8Locate yourself with the loo behind you and move the drip stand (drip is in the right arm) to the left side.
9With right hand on handle screwed into the wall and left hand using the drip stand for support you lower yourself onto the loo.
To get back to bed you then repeat the above in reverse order.
Now if that isn’t traumatic enough there is the vampire. A blood sucking beast of huge proportions…meanus mosquitos maximus …to give him his latin name.
I know he is waiting for me as he taunts me by buzzing right in front of my face only to disappear as soon as I make a weak swipe at him (my reactions are not very good at the moment).
He bit me this morning when I went…..in a place where he could never have bitten Mel…..and frankly I am not happy.
Once back in bed I called the nurse for the first time to ask for some pain killers and she plugged in a bottle of something good to my drip and that’s when I started to write this blog. Its 7.40am now, I am a slow typist and I have a bite on my neck and on my arm so I know that the vampire escaped with me when I left the toilet. He seems to be full up now as he has left me alone for a while, of course, he could be sitting on a wall somewhere stoned out of his head on my blood.
The Surgeon has just been to visit. It’s a Saturday and he made the trip in just to see me. I can’t begin to express my gratitude to the staff at this hospital. They are fantastic. Almost everyone is smiling and they all try very hard to communicate with me in broken English. I feel safe and in good hands here.
The Surgeon has said that if I had my appendix removed normally I would be back on the boat by now, instead I am laying in bed almost unable to move. This is because the infection was so bad and he tells me I might be here a little while but would not be drawn on how long.
All in all I feel very fortunate. I am on the mend and my worry is for Mel who is having to look after Borne on her own but we have great friends on board Timpetee and Nubia who are moving their boats to be with Borne and keep an eye on her and Mel.

3 Responses to “The English patient……..”

  1. Paul says:

    Hi Nick, omg I am so sorry to hear this has happened to you but also so relieved to hear that you are ok. It sure does make you wonder who is looking out for us sometimes as like you say if you had been anywhere else!! I’m still laughing at the story about the mossy, lol. I’m writing this on the 8th May, please blog again to let me know if your fully recovered….Paul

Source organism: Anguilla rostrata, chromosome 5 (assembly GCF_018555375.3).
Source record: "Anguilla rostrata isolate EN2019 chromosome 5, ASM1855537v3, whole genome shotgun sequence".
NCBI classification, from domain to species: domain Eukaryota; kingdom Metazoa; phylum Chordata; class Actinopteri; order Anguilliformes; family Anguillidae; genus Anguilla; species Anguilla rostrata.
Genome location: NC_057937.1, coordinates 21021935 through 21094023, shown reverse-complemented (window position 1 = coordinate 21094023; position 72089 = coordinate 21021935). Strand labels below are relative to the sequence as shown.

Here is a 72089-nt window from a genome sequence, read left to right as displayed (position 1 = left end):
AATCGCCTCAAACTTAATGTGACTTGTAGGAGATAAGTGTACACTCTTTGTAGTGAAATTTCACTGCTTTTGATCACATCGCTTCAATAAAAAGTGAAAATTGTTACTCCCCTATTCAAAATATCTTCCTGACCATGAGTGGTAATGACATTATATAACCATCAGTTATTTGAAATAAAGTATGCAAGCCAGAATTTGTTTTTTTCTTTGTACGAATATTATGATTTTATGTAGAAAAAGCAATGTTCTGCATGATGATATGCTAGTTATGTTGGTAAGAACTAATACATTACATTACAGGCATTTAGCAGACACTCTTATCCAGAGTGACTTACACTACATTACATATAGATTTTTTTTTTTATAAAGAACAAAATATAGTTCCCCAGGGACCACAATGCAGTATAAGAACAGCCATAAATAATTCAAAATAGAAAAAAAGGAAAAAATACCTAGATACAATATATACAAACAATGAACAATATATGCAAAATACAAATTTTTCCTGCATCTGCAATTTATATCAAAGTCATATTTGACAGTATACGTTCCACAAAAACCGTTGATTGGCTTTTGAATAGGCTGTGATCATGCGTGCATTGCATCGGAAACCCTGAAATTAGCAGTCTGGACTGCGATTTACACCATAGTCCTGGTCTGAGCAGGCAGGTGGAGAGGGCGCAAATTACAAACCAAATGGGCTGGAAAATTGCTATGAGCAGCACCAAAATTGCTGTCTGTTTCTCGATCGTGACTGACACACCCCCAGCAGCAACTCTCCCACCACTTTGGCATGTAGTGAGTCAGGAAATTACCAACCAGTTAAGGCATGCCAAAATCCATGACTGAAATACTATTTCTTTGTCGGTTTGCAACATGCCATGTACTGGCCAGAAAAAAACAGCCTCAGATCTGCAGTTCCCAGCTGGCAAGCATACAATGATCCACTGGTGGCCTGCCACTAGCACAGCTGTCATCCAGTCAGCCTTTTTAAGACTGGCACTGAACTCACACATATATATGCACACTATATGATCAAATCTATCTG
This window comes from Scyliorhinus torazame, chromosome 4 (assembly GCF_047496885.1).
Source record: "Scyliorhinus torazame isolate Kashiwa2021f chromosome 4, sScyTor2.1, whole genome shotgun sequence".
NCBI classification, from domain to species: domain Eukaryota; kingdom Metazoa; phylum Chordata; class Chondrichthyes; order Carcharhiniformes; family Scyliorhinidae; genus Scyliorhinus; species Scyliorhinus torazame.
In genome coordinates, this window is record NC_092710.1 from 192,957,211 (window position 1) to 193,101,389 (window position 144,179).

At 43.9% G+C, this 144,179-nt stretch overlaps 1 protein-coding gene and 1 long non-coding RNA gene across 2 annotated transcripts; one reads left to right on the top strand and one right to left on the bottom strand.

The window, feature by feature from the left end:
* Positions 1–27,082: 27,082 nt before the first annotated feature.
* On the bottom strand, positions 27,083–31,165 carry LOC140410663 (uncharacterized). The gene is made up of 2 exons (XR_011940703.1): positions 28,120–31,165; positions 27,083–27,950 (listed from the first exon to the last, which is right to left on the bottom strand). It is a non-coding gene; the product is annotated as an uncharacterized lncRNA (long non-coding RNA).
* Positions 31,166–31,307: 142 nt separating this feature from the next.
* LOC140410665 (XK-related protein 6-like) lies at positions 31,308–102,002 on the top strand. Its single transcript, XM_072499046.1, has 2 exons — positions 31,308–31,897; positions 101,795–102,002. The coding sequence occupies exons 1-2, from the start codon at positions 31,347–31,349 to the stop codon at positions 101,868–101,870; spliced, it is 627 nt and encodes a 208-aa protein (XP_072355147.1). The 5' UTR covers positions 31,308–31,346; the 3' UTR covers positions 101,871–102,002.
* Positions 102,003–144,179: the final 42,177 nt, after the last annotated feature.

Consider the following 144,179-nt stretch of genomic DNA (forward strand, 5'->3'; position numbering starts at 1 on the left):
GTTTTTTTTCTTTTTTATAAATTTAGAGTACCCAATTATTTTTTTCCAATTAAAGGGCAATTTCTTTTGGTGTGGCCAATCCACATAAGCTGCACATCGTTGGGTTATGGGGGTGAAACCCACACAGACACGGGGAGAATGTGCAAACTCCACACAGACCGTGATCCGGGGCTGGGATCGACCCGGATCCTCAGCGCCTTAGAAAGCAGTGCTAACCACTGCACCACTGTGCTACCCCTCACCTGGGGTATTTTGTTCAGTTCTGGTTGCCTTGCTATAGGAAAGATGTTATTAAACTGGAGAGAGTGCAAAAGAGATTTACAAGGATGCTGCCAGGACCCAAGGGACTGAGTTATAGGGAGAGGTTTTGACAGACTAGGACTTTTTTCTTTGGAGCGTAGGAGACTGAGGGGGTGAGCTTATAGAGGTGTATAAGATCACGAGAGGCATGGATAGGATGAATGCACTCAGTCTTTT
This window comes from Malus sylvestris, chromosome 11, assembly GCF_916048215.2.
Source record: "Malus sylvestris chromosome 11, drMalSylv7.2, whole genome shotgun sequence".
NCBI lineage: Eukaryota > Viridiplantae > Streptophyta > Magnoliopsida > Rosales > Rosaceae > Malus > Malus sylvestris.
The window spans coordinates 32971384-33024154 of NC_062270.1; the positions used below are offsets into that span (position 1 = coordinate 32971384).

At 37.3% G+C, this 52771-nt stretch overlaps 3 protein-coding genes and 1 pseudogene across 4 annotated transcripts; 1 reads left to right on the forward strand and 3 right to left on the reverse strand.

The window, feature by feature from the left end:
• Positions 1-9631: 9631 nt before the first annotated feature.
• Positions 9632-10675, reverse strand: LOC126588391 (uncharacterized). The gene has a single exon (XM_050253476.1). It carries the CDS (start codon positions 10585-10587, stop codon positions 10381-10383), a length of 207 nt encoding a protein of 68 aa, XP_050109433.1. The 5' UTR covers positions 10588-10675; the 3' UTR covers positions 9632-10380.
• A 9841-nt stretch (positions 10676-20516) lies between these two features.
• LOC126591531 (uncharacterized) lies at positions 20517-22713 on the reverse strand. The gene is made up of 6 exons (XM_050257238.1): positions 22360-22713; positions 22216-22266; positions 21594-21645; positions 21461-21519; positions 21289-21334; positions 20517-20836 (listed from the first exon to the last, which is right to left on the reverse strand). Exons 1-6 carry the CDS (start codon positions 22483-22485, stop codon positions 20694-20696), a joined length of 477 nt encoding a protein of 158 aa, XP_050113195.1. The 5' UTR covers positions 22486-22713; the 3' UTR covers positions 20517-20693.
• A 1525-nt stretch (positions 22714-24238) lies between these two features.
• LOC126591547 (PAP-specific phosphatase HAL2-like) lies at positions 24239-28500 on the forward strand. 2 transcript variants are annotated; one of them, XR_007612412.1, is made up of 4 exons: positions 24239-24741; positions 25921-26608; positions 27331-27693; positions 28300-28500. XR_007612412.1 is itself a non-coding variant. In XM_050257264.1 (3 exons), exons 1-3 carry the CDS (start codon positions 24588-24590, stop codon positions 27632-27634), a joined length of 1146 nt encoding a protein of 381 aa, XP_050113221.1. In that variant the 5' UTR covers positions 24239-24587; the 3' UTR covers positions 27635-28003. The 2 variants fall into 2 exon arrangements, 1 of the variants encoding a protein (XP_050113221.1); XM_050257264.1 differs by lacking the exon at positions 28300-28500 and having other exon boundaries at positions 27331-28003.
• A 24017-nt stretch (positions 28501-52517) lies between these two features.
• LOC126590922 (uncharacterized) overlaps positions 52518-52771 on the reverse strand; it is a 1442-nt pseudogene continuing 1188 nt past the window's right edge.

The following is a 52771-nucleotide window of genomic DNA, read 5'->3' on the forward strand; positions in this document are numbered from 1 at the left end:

2. Michelle Sterckx says:

    Nick sorry to hear about your burst appendix, how lucky u r 2 b where u were, I am a great believer in fate and luck, fortunately both were on ur side. Send my love to Mel and I hope u get out of hospital to spend her birthday together. Love 2u both and take care Michelle xxx

  3. Hi Mel, hi Nick!
    We hope you guys are fine and Borne sits high and dry on a homeward bound ship. We’ve arrived in Horta, but we haven’t been in the water, yet. It’s a shame, I know. But jeez, it’s freezing cold! There’s one low pressure system after the other coming in, flying water in the harbor (one yacht sunk after a mayday in the outer harbour, not good), we’re happy we’ve made it just in time, although our engine didn’t fire up, and we had to carry all that dirty Diesel up here. I think I will have fixed it (injector pump) be next Saturday. So your bazooka hasn’t been used either. We haven’t seen a whale, yet, but ran on it. Poor creature. Must have been really painful experience, I guess. Boat is fine, no damage.

    TIMPETEE’s position is 33°3N 048°2W. They let the remains of Beryll pass them and will head N to the Azores, then.

    Fair Winds,
    See you in June

    Steffi Volker Jonne Line